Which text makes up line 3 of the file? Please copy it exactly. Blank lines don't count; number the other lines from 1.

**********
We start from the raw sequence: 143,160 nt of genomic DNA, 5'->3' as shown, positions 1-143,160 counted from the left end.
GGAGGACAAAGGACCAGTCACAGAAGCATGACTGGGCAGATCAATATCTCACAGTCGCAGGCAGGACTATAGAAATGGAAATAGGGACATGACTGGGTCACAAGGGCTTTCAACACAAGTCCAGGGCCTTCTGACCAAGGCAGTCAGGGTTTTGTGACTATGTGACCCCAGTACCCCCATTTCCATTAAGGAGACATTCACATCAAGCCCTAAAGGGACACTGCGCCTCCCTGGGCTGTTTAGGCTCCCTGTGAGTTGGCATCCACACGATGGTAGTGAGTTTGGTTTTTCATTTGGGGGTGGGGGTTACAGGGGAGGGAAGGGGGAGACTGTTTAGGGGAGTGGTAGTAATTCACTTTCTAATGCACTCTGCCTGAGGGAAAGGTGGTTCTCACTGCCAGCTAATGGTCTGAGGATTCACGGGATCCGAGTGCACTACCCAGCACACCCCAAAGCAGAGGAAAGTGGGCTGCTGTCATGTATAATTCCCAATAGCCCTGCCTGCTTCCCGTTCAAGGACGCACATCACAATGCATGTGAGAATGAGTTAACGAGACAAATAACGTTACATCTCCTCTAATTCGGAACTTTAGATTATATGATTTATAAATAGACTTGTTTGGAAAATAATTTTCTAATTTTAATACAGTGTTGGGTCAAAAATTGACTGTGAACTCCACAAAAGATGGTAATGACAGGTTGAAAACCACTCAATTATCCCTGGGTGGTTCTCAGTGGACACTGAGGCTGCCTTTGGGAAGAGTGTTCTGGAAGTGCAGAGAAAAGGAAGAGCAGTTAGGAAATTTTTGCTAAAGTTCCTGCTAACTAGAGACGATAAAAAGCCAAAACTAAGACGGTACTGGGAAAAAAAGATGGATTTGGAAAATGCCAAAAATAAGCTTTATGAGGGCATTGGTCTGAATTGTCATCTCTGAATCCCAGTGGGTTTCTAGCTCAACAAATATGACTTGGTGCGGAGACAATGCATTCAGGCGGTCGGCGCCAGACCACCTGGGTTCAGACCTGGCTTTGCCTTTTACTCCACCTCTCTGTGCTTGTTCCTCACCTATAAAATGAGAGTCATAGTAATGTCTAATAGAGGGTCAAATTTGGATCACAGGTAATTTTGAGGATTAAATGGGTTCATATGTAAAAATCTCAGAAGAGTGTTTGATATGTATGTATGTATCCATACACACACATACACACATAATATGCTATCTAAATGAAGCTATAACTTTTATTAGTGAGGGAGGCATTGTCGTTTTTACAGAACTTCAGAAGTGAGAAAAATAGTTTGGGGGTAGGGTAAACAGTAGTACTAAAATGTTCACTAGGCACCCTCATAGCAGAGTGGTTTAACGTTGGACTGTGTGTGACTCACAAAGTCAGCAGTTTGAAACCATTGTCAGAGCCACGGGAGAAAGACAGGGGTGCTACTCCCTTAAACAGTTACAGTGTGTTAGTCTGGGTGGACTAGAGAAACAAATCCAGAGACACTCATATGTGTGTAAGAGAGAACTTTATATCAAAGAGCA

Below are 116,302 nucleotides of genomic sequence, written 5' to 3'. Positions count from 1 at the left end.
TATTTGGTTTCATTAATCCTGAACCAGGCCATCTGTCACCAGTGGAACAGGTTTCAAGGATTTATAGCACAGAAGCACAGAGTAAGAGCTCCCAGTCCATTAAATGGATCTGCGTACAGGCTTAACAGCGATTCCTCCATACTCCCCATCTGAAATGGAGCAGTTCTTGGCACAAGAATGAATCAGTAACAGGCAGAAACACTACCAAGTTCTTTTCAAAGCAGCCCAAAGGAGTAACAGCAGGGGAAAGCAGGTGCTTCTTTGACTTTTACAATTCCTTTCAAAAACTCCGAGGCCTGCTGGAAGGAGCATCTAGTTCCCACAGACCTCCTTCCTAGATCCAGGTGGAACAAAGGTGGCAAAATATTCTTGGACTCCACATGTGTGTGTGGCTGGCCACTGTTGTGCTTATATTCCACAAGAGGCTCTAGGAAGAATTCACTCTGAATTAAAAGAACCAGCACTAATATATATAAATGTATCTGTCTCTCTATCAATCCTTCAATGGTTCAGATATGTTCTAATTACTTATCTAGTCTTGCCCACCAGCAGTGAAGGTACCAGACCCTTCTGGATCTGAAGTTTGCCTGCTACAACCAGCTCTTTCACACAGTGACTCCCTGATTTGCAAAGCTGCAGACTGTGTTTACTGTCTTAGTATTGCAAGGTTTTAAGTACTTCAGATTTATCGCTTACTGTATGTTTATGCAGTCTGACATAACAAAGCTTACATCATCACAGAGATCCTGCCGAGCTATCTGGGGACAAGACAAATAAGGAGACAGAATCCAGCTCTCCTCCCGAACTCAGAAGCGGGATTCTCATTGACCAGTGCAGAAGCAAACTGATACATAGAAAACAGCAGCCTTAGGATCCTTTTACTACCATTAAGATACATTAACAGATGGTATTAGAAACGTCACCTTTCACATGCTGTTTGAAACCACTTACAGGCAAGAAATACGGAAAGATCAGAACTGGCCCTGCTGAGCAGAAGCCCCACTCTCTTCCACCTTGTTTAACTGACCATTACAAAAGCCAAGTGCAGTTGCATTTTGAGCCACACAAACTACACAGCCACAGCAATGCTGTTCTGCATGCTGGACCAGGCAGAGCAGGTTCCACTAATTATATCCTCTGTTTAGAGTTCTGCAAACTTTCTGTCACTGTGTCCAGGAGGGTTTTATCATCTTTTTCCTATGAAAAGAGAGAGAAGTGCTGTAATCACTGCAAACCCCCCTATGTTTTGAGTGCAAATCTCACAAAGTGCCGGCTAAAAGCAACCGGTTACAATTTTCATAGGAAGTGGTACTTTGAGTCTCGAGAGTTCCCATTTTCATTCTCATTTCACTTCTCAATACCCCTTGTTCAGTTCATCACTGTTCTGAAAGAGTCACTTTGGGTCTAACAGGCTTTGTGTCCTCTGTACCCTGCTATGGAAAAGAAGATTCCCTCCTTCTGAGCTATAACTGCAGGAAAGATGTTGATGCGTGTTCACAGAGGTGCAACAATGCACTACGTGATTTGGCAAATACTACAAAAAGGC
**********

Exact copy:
Below are 116,302 nucleotides of genomic sequence, written 5' to 3'. Positions count from 1 at the left end.